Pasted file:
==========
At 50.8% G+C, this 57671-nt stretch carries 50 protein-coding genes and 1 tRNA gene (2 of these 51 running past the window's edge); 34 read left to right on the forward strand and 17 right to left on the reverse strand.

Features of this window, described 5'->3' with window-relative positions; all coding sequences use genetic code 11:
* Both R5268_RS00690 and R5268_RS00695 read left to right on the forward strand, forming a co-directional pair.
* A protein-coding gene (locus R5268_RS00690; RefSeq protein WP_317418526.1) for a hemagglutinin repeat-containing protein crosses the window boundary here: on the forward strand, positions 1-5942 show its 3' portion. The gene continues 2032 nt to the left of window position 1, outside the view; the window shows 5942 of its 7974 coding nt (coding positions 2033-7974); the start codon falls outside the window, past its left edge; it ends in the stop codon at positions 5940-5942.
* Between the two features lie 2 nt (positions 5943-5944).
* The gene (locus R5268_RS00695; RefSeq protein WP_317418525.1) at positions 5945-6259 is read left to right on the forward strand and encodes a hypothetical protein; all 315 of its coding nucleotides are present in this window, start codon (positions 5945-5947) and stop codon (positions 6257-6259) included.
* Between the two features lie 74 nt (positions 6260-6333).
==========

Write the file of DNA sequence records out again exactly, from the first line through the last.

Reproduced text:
At 50.8% G+C, this 57671-nt stretch carries 50 protein-coding genes and 1 tRNA gene (2 of these 51 running past the window's edge); 34 read left to right on the forward strand and 17 right to left on the reverse strand.

Features of this window, described 5'->3' with window-relative positions; all coding sequences use genetic code 11:
* Both R5268_RS00690 and R5268_RS00695 read left to right on the forward strand, forming a co-directional pair.
* A protein-coding gene (locus R5268_RS00690; RefSeq protein WP_317418526.1) for a hemagglutinin repeat-containing protein crosses the window boundary here: on the forward strand, positions 1-5942 show its 3' portion. The gene continues 2032 nt to the left of window position 1, outside the view; the window shows 5942 of its 7974 coding nt (coding positions 2033-7974); the start codon falls outside the window, past its left edge; it ends in the stop codon at positions 5940-5942.
* Between the two features lie 2 nt (positions 5943-5944).
* The gene (locus R5268_RS00695; RefSeq protein WP_317418525.1) at positions 5945-6259 is read left to right on the forward strand and encodes a hypothetical protein; all 315 of its coding nucleotides are present in this window, start codon (positions 5945-5947) and stop codon (positions 6257-6259) included.
* Between the two features lie 74 nt (positions 6260-6333).